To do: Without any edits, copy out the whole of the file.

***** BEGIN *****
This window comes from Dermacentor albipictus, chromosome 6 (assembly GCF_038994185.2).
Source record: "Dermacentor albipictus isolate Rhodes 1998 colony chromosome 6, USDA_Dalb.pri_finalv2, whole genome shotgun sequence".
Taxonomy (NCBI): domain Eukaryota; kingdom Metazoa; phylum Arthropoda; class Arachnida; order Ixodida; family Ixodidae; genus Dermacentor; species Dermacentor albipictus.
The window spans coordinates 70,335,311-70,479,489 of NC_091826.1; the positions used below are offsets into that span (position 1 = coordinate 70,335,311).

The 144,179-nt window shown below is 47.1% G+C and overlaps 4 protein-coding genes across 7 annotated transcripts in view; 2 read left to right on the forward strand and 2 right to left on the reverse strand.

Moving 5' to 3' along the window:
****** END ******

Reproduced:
This window comes from Dermacentor albipictus, chromosome 6 (assembly GCF_038994185.2).
Source record: "Dermacentor albipictus isolate Rhodes 1998 colony chromosome 6, USDA_Dalb.pri_finalv2, whole genome shotgun sequence".
Taxonomy (NCBI): domain Eukaryota; kingdom Metazoa; phylum Arthropoda; class Arachnida; order Ixodida; family Ixodidae; genus Dermacentor; species Dermacentor albipictus.
The window spans coordinates 70,335,311-70,479,489 of NC_091826.1; the positions used below are offsets into that span (position 1 = coordinate 70,335,311).

The 144,179-nt window shown below is 47.1% G+C and overlaps 4 protein-coding genes across 7 annotated transcripts in view; 2 read left to right on the forward strand and 2 right to left on the reverse strand.

Moving 5' to 3' along the window: